We had another of those mornings yesterday where from the moment he was out of bed until the moment I left for work all he had to talk about was garden plans.  He's so cute when he is so tremendously excited like that.  He's just really dedicated to growing things.   (Have I mentioned he is trying to grow a pineapple?  He heard you could and so....why not?!)

This year the garden mania has gotten so bad that it made Matt late for work.  I thought it was a pretty great story and so I'll share.  He gets a break between shifts at work.  The break varies in length depending on how much work they have to do for the day.  Rather than drive the eight+ miles home and back on break he take a snack and something to read or work on.  Yesterday he became so engrossed that he forgot to go back inside to work.  He failed to notice all his co-workers filing past him and back into the warehouse.  He was sitting in his car busily planning transplant dates and plotting things on his sketch-up of the garden space.  He had no idea he was even late until he caught some motion in his peripheral vision and looked up to see his supervisor, Dominic, standing on the inside of the fence that separates the warehouse lot from the employee parking lot waving his arms at him, flagging him down as it were.  Matt said he had to apologize and felt rather silly about the whole thing.  I thought it was quite amusing.  I mean he was late for work, but he'd actually been there the whole time!  It wasn't like he ran home and got caught in traffic or something.  The really amazing part is that Matt is a quite punctual person, especially when it comes to work and professional engagements.  Dominic wasn't mad, but told Matt they had just grown concerned that something had happened to him when he didn't come back.  I laughed and laughed when he told me.  His transplant list was only part way done too.  "Imagine how late I would have been if they hadn't come looking for me!?"

Well, Dominic was right in a way.  Something has happened to Matt alright.  Its that Gardening Madness again, an especially bad case.  But, not to worry.  Its a seasonal thing.  Happens every year and he always manages to recover.  : )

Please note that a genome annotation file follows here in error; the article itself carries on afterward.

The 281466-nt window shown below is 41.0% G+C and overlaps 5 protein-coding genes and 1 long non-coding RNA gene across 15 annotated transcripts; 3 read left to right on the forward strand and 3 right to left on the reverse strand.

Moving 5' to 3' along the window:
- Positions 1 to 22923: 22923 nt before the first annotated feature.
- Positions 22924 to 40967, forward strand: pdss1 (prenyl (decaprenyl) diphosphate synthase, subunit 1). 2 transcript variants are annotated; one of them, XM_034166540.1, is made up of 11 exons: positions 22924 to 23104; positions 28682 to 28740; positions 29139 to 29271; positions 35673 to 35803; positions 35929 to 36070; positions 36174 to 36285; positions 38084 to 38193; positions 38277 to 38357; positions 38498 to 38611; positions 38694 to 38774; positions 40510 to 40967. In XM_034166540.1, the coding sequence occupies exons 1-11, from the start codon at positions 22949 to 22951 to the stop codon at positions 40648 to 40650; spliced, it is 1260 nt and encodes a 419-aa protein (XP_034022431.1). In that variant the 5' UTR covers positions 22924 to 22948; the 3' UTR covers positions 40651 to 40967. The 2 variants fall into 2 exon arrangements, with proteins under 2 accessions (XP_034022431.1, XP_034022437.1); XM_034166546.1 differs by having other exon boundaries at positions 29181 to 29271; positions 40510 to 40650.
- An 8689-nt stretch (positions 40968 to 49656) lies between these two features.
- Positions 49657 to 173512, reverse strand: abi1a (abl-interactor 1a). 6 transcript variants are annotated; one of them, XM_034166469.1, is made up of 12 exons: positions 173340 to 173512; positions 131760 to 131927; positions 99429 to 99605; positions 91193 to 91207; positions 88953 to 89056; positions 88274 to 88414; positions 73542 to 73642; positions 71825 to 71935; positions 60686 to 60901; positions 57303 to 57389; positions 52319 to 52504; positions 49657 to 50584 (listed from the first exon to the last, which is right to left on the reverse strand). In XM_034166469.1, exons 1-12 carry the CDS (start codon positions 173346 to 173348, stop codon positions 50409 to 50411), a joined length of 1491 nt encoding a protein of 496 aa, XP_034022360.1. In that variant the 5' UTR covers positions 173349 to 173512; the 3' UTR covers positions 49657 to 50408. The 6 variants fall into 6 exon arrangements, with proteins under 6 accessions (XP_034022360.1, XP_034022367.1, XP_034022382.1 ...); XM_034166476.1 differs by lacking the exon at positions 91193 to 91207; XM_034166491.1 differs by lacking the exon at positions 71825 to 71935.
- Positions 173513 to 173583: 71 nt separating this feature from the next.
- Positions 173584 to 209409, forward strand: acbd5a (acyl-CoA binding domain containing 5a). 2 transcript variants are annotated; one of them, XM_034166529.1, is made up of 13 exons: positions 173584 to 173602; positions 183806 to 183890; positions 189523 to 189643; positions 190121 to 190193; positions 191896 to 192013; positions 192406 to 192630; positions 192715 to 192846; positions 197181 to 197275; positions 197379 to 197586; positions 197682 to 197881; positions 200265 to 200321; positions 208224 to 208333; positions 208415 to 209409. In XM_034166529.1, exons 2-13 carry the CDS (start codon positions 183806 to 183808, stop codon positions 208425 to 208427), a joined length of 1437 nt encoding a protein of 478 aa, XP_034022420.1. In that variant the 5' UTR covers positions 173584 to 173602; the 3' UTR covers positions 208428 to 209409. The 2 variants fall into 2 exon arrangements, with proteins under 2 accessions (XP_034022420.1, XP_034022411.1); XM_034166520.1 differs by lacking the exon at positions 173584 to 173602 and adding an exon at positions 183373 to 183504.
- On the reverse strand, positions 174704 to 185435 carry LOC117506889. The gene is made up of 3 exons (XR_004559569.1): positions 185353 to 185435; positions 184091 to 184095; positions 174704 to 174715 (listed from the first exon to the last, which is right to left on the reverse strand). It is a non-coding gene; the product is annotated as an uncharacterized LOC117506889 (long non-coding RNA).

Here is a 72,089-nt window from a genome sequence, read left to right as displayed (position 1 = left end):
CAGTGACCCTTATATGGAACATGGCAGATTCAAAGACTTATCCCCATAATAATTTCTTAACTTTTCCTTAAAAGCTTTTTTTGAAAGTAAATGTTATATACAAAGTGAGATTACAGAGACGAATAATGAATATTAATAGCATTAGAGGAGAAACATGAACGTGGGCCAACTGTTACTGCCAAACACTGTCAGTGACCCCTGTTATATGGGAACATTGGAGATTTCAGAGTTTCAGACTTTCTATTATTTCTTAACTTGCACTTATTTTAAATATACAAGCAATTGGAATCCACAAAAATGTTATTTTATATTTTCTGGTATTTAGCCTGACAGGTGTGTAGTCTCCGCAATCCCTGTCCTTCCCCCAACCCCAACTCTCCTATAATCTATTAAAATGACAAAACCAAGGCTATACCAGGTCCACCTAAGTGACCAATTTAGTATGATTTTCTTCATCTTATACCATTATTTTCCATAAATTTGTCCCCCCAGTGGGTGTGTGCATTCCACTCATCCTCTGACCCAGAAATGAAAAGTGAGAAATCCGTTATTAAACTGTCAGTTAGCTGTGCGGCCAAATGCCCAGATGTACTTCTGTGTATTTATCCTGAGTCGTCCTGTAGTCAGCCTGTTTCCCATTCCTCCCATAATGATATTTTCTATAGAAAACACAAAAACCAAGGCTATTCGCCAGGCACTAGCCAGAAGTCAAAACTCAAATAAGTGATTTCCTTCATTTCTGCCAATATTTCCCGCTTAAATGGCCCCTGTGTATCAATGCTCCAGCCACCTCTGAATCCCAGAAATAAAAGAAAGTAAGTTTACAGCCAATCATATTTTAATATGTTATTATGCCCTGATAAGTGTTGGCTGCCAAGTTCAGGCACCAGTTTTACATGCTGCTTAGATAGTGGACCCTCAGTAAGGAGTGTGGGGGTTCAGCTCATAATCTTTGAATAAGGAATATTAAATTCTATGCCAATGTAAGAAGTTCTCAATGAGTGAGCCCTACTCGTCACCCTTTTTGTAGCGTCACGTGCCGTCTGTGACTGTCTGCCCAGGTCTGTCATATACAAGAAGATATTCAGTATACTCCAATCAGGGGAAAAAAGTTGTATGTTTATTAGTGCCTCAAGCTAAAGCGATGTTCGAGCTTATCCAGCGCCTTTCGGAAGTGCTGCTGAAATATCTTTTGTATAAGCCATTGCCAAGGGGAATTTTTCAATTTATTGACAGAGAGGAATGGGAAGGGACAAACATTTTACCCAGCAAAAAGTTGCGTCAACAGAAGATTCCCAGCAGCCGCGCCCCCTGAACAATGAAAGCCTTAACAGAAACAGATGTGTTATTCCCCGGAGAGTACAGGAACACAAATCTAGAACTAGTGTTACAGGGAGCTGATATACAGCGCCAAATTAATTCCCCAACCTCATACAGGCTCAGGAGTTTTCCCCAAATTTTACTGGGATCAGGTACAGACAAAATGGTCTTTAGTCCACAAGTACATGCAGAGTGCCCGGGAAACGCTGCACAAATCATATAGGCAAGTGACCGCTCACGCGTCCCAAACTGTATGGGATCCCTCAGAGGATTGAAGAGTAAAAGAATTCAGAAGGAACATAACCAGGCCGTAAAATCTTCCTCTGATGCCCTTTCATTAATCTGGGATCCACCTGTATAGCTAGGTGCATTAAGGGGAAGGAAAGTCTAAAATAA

As I told a friend this week, at least he is obsessed with something that put food on the table.  That makes it more than a-okay with me.

Tuesday, March 20, 2012

Beautiful Birds and A Beautiful Woman

Matt and took a break from the unpacking and cleaning to take a little walk at Riverfront Park, one of our favorite places in town for a stroll. 
There are small lakes and ponds which are always plentiful with waterfowl.  Canada geese, mallards, a wood duck, strange hybrid ducks of various colors, great blue herons.  There are paths through the trees and shrubbery where countless birds call and flit past.  Black-capped chickadees, catbirds, yellow warblers, downy woodpeckers, yellow breasted chats.
We go bird watching there quite regularly.  Its the sort of place we can go for just an hour or for a whole day.  There are always wildlife to watch and beauty to behold.
On this particular trip we spotted beauty of a totally different sort that what we usually find out there.  A young Native American woman in full garb. 
She was standing by the lake shore performing sign language to Christian music which was loudly playing from a nearby vehicle.  Another woman was videotaping her.
Perhaps it is overly romantic of me, but I've always found the natives' style of dress so lovely and appealing. The beads, the feathers, the detail, the bells, the feel. We stopped to watch her and listen for a bit.
Set to music, with graceful, sweeping arm motions, with the wind shifting the streamers from her sleeves, and the glory of the sunshine and nature all around her I couldn't think of anything else but "beautiful."



The beautiful birds are always there, for which I am ever grateful for my world would be so much the worse without them, but this young woman stole the show for the day.  But, shhhhhhhh, don't tell my sweet avian friends.

Monday, March 19, 2012

Buds and Snow

Just yesterday Matt was in the garden in shorts and a t-shirt spading up earth, pruning overgrown trees, removing debris left by the previous owner of our house.

We talked about how everything seemed to be budding out.  I'd noticed it on my walk on Friday.  The bushes that border our driveway were also covered in little buds of green.  Tulips are poking through in our new flowerbeds.

Spring seems to be here, though we never really had a winter to speak of this year.
 
This morning I woke to water dripping sometime around 3am.  I am not yet used to the noises of the new house and so I couldn't get past it-- fearing that a faucet was dripping or that something else might be leaking.  So I got up to investigate.  As I passed the window I realized the dripping was actually from rain. Cool.  I'd much prefer rain to snow at this point in the year.

I woke to ready myself for work around 6am and lo and behold.  It had snowed...and was still snowing.

The wee buds looked so much happier in the first two photos, don't you think?!


That's Montana for you, I suppose. 

Thursday, March 15, 2012

A Bit of Silliness

Moving does have its fun moments.  Like when you are given a humongous black box that more than one person suggests looks like a coffin.  It was a really, really big box.  Feeling a bit silly I said to Matt, "I bet I could fit in that." 
 And I did.  I tried to get Matt to give it a try, but he declined saying he'd probably ruin the box.
In the end in made a fabulous box for moving clothes since it was the perfect width to accommodate hangers.